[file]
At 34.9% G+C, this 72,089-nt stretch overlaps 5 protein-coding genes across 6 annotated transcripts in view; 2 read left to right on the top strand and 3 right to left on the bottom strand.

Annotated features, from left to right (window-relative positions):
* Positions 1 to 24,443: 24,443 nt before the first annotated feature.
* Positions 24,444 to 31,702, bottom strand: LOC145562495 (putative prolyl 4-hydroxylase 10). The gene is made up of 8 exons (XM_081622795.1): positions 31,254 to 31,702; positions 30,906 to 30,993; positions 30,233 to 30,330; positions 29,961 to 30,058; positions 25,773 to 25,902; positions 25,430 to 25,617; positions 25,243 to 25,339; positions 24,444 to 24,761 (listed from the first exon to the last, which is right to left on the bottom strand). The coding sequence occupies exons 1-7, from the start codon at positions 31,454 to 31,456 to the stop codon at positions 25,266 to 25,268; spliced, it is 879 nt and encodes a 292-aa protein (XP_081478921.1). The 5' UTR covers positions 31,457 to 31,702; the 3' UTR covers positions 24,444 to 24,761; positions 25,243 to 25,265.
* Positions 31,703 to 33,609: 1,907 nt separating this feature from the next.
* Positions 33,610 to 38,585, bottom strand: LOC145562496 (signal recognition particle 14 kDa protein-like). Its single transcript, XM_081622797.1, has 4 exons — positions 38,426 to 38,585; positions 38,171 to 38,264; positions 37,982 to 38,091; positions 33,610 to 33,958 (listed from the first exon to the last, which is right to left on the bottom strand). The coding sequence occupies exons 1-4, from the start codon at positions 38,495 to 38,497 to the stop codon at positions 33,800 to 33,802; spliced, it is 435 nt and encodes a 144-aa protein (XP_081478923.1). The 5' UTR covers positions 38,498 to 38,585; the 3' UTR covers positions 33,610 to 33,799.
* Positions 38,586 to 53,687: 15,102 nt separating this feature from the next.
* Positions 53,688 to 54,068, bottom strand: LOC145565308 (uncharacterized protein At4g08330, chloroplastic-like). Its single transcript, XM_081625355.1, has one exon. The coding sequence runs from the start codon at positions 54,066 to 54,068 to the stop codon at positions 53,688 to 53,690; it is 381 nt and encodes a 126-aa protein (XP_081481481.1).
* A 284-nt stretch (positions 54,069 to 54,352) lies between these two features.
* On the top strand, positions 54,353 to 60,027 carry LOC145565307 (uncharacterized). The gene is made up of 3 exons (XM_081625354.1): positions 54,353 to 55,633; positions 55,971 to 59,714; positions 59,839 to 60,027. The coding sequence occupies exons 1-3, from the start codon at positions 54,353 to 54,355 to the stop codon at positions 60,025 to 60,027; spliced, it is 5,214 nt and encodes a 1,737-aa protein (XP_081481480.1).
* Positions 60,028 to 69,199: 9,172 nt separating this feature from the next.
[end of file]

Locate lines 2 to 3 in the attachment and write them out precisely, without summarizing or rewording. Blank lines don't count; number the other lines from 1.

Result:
Annotated features, from left to right (window-relative positions):
* Positions 1 to 24,443: 24,443 nt before the first annotated feature.